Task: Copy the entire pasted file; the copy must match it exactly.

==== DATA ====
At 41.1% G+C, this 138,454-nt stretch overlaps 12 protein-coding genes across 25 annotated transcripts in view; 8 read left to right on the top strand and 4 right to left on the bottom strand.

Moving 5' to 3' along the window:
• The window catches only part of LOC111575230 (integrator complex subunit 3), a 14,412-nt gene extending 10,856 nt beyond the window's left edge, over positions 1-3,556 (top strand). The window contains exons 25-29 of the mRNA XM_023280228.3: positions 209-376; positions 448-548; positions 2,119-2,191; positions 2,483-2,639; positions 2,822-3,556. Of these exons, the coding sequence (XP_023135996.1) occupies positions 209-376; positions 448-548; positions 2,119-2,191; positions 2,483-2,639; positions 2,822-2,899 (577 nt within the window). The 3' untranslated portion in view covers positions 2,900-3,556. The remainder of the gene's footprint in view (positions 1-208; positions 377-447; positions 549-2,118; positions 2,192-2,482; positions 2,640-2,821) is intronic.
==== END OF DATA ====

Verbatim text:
At 41.1% G+C, this 138,454-nt stretch overlaps 12 protein-coding genes across 25 annotated transcripts in view; 8 read left to right on the top strand and 4 right to left on the bottom strand.

Moving 5' to 3' along the window:
• The window catches only part of LOC111575230 (integrator complex subunit 3), a 14,412-nt gene extending 10,856 nt beyond the window's left edge, over positions 1-3,556 (top strand). The window contains exons 25-29 of the mRNA XM_023280228.3: positions 209-376; positions 448-548; positions 2,119-2,191; positions 2,483-2,639; positions 2,822-3,556. Of these exons, the coding sequence (XP_023135996.1) occupies positions 209-376; positions 448-548; positions 2,119-2,191; positions 2,483-2,639; positions 2,822-2,899 (577 nt within the window). The 3' untranslated portion in view covers positions 2,900-3,556. The remainder of the gene's footprint in view (positions 1-208; positions 377-447; positions 549-2,118; positions 2,192-2,482; positions 2,640-2,821) is intronic.